Oliver Sacks was born in London, England. He grew up surrounded by a large extended family, one with many doctors and scientists. Both his parents were medical doctors. His father was a general practitioner and his mother was one of the first female surgeons in England. His childhood was darkened by the shadow of war. As Germany began sustained bombing of London, eight-year-old Oliver and his older brother were sent to a boarding school in the countryside. The separation from his home and parents, along with the harsh discipline of the school, was traumatic for young Oliver. Later in life, he attributed his severe shyness and discomfort in ordinary social situations to this early experience. He also experienced lifelong difficulty in recognizing faces, a little-known ailment at the time, but one that is known today as prosopagnosia or face blindness. His older brother was even more severely affected, and never recovered. Young Oliver Sacks took comfort in the study of science. As a child, he was fascinated by a giant display of the periodic table of elements at the Museum of Natural History. A chemist uncle, nicknamed Uncle Tungsten, encouraged his interest in chemistry. His mother shared the insights of her medical practice with her talented son, showing him specimens of diseased brains and deformed fetuses, and bringing him along to observe the dissection of a human cadaver. His interest in neurology and the brain was nurtured at St. Paul’s School, which maintained a collection of preserved human brains in jars, including those of famous writers.
For years, Oliver followed the course his family set for him, excelling in school and obtaining a medical degree at Oxford. But by adulthood, a rift had developed between Oliver and his parents. Oliver admitted to his father that he was gay, a fact that his parents could not reconcile with the teachings of their Orthodox Jewish faith. Seeking a new life away from the powerful influence of his family, he moved to the United States in 1960.
He undertook a neurology internship at the University of California, Los Angeles (UCLA), where he also completed his residency in neurology — “the only branch of medicine that could sustain a thinking man,” as he later called it. Life in Southern California agreed with Sacks. The nascent counterculture of the 1960s offered opportunities for a far greater variety of social interactions than the more traditional atmosphere he had known in England. He bought a motorcycle and explored this new world on long distance road trips. In San Francisco he made the acquaintance of the British expatriate poet Thom Gunn, who encouraged his interest in writing. He lived in the beach community of Venice, where he joined the fraternity of bodybuilders at Muscle Beach, and set a local powerlifting record. He also experimented recklessly with all sorts of drugs. While these experiences, later described in his memoir Hallucinations, gave him some insight into the delusions of his psychotic patients, they also endangered his physical and mental health.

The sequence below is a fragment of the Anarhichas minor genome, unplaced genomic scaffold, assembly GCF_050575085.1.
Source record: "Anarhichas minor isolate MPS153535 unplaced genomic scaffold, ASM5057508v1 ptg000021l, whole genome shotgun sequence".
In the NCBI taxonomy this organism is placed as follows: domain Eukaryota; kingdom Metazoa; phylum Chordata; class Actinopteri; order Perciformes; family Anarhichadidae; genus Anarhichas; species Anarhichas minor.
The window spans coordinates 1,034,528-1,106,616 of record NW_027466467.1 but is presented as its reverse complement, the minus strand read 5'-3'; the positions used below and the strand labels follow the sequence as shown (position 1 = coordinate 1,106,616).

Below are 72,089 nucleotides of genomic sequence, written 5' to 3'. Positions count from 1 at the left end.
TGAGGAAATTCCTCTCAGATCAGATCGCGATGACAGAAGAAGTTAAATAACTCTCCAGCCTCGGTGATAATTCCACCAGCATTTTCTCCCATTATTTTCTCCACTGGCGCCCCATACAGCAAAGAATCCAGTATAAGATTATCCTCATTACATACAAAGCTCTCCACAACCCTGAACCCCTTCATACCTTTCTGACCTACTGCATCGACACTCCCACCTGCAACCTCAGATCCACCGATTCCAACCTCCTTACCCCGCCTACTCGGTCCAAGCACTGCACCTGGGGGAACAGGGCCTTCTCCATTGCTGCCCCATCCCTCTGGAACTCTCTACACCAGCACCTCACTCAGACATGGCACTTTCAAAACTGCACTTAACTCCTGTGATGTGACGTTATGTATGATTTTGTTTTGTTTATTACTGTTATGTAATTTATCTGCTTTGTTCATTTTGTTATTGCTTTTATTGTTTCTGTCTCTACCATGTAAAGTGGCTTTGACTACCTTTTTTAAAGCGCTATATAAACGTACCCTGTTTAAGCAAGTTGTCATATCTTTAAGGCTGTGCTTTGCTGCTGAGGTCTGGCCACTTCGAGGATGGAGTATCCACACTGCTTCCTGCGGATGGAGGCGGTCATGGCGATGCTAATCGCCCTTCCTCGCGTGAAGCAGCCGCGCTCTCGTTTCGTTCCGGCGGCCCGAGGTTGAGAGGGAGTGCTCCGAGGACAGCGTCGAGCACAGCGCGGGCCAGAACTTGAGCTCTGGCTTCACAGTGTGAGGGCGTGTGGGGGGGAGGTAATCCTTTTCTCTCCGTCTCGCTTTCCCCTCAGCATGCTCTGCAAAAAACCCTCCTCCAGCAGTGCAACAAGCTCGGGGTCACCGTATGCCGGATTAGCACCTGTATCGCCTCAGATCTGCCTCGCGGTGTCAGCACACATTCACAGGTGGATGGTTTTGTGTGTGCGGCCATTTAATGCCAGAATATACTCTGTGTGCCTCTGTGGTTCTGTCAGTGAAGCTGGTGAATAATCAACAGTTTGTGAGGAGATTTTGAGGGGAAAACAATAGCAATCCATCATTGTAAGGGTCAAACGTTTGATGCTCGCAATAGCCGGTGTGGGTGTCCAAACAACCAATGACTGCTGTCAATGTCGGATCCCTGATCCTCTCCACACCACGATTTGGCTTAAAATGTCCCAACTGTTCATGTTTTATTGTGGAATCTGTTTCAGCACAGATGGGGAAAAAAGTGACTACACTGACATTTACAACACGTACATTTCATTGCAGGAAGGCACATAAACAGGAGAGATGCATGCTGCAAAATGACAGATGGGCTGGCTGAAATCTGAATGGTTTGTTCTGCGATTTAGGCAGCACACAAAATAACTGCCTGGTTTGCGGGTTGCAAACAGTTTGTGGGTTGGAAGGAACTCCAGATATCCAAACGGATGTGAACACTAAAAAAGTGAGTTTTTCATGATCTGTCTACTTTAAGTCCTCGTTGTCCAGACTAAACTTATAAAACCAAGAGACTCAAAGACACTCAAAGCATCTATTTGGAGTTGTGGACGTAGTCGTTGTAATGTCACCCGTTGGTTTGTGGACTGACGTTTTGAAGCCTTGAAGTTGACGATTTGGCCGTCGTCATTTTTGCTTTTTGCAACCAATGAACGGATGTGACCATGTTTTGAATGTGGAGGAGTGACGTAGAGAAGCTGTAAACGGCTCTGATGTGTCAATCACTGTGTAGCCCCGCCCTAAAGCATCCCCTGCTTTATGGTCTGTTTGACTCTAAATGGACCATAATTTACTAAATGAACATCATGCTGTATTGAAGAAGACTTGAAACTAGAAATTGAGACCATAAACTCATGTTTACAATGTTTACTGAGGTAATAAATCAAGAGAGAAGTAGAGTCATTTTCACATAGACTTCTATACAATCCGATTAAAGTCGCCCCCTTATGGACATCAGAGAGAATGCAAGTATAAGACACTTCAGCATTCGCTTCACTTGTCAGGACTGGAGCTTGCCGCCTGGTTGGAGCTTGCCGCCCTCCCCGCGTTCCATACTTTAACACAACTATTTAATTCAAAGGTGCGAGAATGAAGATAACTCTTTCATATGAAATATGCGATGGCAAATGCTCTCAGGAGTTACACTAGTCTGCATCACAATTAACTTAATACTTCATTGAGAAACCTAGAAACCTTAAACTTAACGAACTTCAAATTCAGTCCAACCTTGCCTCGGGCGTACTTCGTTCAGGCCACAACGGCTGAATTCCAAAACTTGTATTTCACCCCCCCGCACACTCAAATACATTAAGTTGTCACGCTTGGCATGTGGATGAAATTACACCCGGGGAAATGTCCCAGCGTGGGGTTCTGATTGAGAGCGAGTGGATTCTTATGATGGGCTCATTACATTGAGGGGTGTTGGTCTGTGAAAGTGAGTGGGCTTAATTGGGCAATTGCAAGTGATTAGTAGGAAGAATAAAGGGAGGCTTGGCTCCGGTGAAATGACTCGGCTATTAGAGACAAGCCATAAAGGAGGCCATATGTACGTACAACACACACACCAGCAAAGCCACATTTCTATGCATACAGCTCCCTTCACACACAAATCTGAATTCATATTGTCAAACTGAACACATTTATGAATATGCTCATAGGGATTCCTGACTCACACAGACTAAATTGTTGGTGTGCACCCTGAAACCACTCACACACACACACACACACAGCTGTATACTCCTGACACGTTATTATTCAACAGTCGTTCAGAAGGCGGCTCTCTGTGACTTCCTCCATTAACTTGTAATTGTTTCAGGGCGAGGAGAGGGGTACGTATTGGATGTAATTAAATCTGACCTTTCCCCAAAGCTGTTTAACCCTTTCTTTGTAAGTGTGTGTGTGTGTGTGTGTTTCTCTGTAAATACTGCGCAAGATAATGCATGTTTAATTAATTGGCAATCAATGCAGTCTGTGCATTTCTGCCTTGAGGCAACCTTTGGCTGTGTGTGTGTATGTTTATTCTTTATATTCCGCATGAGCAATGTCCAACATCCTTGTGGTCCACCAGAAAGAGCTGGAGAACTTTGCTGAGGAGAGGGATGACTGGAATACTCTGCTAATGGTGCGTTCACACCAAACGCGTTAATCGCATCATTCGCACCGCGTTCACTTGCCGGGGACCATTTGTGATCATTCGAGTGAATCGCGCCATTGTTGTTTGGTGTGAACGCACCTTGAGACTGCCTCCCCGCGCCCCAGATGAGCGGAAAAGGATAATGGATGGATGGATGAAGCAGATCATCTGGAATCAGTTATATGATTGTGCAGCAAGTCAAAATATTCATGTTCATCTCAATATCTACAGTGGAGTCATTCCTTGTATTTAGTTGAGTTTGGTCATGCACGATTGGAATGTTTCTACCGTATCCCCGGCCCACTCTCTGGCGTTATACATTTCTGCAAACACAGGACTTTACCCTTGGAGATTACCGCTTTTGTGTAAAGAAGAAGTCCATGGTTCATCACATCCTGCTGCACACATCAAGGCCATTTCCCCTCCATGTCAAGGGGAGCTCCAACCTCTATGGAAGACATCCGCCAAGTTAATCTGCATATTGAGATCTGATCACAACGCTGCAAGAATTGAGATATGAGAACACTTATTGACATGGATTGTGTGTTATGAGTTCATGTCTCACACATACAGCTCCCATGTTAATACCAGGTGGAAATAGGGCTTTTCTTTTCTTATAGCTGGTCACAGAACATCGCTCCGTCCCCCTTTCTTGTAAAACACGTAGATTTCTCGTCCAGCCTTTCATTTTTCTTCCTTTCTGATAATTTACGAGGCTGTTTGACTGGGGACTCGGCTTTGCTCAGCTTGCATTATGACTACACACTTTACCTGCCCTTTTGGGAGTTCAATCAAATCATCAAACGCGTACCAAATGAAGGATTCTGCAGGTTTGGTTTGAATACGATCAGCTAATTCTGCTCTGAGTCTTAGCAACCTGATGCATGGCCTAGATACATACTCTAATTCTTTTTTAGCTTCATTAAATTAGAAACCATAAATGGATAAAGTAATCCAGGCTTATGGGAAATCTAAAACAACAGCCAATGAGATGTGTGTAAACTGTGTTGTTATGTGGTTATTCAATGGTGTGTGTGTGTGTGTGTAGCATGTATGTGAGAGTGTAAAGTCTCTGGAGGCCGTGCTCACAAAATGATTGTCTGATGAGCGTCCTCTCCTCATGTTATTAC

In 1965, Dr. Sacks moved to New York City, where he would make his home for the rest of his life. He gave up his drug experiments and began to focus on a serious career as a practicing neurologist. One of his first jobs in New York was at a nursing home, Beth Abraham, in the Bronx. There he encountered a group of silent patients, standing like statues. An epidemic of encephalitis lethargica — “sleeping sickness” — that had swept the Western world from 1916 to 1927 had shut many of them off from the world for over 40 years. As he got to know them, Dr. Sacks came to believe that intact human personalities were trapped inside these expressionless bodies. With the use of the newly available experimental drug L-DOPA, he was able to revive some of these patients and return them to consciousness for a time. In many cases, the adjustment to life in a world that had passed them by was painful. Many reverted quickly to their catatonic states, others gradually declined. A few retained some of their faculties for years after regaining consciousness.
From the beginning of his medical practice, Sacks took copious notes of all his cases. For his first book, he drew on a subject that had long fascinated him. From an early age he had suffered from migraine headaches, as had his mother. Drawing on his personal experience, deep learning and vast collection of detailed case histories, he wrote his first book, Migraine, in only ten days. His account of the sleeping sickness cases, Awakenings, was first published in 1973. It attracted relatively little attention at the time, but Sacks acquired a small following of readers, not only among fellow neurologists but among members of the general pubic, not least other writers, who recognized him as a gifted storyteller as well as a brilliant clinician. While continuing his duties at Beth Abraham, Sacks also worked at Holy Family Homes, nursing facilities run by the order of nuns known as the Little Sisters of the Poor — one in the Bronx, one in Queens, and one in Brooklyn. Unlike many other clinicians, Sacks always looked for the individual behind the symptoms, in hopes of treating even the most apparently hopeless cases. Through the 1970s, Sacks worked in relative obscurity, compiling case histories of a vast array of neurological ailments: epilepsy, Parkinson’s disease, autism, Tourette’s syndrome, retardation, dementia, schizophrenia, brain tumors and head injuries.
The extraordinary symptoms he encountered in his practice led him to write the book that brought his work to the attention of the general public, The Man Who Mistook His Wife For a Hat. Readers and critics were fascinated by his stories of men and women who remained highly functional in many respects but had lost faculties that most of us take for granted. Some had lost all memory of their past lives, or were no longer able to recognize family members and common objects. Some had no control of their limbs or speech, while others appeared to be developmentally disabled yet possessed extraordinary artistic or mathematical abilities.